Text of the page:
Skip to main content
Blog Post

Protection and Advocacy for Individuals with Mental Illness

Courtesy of Eve Hill, Deputy Assistant Attorney General for the Civil Rights Division

In 2000, Congress expanded the Protection and Advocacy for Individuals with Mental Illness Act (PAIMI Act) to give federally-funded protection and advocacy systems (P&As) authority to investigate possible abuse or neglect occurring in the community, including in facilities, like schools, that provide services to people with mental illness. Congress’ goal in expanding the PAIMI Act was to fully protect individuals with mental illness.  Approximately 13.3 percent of school-age children nationwide receive treatment for a serious mental, behavioral or emotional disorder.  Researchers have identified schools as a critical location for screening and support services for children with mental health disabilities.  As a result, the national network of P&As plays a significant role in ensuring compliance with both PAIMI and the Americans with Disabilities Act (ADA). 

This month, the Departments of Justice and Health and Human Services filed a statement of interest in federal court in the case Disability Rights New York v. North Colonie Board of Education arguing that the PAIMI Act should be enforced to protect students with mental illness from abuse or neglect in public schools.  Specifically, the statement of interest argues that federal law authorizes Disability Rights New York (DRNY), a designated P&A in New York State, to investigate complaints about treatment of students with disabilities at New York State schools.  DRNY received six complaints about possible neglect, which led them to open an investigation.  As the departments noted in their statement of interest, it is not possible for the Justice Department to investigate every claim of abuse or neglect, but P&As are able to investigate many more PAIMI violations and often represent individuals in administrative hearings and in federal court to challenge abuse or neglect, including unnecessary seclusion or restraint.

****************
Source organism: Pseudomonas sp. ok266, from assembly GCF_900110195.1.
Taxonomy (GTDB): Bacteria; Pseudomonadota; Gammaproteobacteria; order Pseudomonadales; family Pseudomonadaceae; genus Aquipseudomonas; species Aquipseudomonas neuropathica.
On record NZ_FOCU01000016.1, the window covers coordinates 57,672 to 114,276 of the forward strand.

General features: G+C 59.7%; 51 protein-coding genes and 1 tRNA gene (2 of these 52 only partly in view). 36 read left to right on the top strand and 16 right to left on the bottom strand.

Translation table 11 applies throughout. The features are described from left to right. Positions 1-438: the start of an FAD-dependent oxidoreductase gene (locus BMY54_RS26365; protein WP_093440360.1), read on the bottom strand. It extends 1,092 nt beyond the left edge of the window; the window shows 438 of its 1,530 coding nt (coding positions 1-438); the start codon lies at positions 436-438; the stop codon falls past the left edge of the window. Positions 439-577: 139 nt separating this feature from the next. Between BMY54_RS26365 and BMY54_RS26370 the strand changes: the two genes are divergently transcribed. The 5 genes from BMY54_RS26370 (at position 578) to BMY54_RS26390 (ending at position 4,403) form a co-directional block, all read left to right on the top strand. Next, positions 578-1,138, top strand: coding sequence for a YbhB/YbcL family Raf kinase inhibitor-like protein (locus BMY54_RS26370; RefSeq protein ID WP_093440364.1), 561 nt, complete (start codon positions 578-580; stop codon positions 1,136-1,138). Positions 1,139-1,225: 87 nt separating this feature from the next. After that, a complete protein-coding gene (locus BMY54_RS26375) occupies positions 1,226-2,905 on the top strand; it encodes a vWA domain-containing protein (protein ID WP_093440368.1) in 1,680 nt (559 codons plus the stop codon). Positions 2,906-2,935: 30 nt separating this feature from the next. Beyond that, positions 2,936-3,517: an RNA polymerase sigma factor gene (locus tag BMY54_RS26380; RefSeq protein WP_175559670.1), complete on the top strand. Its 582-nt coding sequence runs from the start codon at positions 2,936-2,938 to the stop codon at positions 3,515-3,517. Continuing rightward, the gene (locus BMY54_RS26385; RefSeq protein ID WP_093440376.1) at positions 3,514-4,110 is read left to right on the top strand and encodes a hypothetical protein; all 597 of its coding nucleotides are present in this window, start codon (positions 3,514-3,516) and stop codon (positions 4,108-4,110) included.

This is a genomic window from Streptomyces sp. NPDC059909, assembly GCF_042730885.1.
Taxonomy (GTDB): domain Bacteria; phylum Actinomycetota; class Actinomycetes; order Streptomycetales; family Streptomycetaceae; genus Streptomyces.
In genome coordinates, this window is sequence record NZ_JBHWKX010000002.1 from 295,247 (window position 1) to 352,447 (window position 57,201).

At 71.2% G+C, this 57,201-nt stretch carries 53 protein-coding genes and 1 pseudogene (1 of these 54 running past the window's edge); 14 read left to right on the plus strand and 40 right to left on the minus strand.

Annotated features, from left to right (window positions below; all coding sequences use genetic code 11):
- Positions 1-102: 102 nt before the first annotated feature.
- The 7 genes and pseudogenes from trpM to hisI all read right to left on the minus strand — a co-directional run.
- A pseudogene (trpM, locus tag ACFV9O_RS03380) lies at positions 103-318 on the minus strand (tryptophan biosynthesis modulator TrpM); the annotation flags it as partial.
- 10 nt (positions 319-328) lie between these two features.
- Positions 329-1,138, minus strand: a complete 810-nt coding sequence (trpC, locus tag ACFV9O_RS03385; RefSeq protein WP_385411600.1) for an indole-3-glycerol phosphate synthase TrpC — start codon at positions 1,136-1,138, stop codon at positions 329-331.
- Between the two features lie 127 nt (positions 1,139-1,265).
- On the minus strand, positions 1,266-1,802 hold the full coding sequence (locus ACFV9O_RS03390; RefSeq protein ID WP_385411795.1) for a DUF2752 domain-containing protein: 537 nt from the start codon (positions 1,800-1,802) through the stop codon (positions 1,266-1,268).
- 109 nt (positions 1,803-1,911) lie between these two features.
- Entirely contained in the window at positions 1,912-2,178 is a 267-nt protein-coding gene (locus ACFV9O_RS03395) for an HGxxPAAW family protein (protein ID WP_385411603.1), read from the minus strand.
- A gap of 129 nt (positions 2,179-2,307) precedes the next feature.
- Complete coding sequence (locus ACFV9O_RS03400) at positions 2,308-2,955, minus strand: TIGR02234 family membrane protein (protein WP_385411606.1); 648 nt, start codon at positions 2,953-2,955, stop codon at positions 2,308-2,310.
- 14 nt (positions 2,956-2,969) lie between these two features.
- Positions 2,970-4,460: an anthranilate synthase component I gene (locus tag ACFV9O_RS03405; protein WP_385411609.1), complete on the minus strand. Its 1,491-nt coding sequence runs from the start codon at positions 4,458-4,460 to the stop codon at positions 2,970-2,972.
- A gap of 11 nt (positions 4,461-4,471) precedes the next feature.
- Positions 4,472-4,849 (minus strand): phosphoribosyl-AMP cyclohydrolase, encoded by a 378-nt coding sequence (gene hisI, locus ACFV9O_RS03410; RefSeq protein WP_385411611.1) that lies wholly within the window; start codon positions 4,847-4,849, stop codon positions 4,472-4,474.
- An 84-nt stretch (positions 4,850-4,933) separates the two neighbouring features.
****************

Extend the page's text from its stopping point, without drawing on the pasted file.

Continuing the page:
The statement of interest highlights the critical role that P&As play in defending the rights of individuals with mental illness and all persons with disabilities, especially when it comes to children.  These children, who spend most of their day under the care and supervision of schools, are among the most vulnerable populations served by P&As and schools play an incredibly important role in screening and providing support services for children with mental illness.  However, if programs are not properly administered, children may be placed at risk.  As the statement of interest argues, the ability of P&As to monitor and investigate allegations of possible harm to children with mental illness in local schools is crucial to the system of protections against abuse and neglect that Congress created when it passed the PAIMI Act. 

The department’s filing in Disability Rights New York v. North Colonie Board of Education is just one example of the Justice Department’s Civil Rights Division’s efforts, especially as it comes to protecting students with mental illness from abuse or neglect in public schools. The division works to achieve equal opportunity for people with disabilities in the United States by implementing the ADA and other statutes.  The division’s enforcement, regulatory, coordination, and technical assistance activities, combined with an innovative mediation program and a robust technical assistance program, provide a cost-effective and dynamic approach for carrying out the ADA's mandates.

Updated March 3, 2017